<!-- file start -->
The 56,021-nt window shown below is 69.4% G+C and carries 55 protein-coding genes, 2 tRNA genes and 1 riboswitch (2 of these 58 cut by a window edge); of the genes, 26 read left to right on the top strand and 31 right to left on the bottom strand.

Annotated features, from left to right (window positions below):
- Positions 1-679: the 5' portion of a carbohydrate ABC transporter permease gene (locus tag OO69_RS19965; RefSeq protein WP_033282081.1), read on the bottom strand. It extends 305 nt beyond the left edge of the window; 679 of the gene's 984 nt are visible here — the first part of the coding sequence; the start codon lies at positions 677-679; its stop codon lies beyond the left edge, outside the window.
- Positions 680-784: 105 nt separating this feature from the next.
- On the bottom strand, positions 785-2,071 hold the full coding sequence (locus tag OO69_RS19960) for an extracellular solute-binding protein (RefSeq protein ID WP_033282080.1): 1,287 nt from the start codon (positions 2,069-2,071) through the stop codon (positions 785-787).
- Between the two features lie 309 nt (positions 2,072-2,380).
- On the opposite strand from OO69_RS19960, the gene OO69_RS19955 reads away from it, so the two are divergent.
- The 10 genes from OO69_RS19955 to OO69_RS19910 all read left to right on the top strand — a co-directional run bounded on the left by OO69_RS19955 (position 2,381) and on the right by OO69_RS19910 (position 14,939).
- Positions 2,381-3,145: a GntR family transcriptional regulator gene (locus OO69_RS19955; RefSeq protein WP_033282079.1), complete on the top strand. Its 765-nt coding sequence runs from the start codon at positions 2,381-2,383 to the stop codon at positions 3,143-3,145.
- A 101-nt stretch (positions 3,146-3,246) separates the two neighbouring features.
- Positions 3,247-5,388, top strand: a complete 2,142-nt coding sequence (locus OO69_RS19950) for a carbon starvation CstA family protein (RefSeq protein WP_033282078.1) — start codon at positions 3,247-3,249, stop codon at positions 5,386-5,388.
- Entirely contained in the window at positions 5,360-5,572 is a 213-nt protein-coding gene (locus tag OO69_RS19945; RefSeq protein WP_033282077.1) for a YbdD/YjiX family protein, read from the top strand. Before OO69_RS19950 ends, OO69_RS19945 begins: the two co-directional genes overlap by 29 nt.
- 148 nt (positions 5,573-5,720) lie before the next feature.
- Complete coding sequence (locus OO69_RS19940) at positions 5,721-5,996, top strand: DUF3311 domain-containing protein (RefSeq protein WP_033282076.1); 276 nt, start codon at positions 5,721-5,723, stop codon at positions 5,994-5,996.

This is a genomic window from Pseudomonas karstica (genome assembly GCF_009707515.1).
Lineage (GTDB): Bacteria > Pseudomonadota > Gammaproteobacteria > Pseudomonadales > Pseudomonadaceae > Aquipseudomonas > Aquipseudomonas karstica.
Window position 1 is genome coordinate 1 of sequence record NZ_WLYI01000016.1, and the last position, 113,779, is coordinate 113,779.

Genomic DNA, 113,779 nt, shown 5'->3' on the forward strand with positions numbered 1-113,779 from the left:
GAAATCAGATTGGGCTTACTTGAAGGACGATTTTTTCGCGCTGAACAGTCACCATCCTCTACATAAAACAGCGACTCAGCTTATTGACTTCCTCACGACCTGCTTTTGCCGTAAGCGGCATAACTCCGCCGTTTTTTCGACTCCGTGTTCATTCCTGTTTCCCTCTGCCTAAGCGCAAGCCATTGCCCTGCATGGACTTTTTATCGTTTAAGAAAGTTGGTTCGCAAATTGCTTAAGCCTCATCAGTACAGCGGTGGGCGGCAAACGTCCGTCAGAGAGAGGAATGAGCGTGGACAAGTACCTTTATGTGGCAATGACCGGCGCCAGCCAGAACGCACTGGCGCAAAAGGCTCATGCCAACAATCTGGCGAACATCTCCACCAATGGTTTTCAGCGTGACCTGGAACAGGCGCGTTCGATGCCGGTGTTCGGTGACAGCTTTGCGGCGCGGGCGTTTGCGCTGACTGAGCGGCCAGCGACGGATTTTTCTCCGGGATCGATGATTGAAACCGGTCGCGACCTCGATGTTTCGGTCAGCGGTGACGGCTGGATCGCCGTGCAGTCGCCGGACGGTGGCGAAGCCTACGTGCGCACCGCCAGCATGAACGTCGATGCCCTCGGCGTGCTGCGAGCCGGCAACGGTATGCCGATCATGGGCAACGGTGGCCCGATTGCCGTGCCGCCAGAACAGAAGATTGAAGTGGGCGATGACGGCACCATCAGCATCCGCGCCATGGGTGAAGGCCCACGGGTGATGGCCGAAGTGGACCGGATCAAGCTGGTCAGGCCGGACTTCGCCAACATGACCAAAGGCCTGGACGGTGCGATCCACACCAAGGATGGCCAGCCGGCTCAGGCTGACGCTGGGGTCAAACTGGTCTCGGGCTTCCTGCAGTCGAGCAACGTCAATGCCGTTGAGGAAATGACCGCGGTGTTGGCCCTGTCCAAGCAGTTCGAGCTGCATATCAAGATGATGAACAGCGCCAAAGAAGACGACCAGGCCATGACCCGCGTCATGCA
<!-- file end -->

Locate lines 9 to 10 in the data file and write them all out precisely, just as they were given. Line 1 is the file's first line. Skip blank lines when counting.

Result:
- Positions 2,381-3,145: a GntR family transcriptional regulator gene (locus OO69_RS19955; RefSeq protein WP_033282079.1), complete on the top strand. Its 765-nt coding sequence runs from the start codon at positions 2,381-2,383 to the stop codon at positions 3,143-3,145.
- A 101-nt stretch (positions 3,146-3,246) separates the two neighbouring features.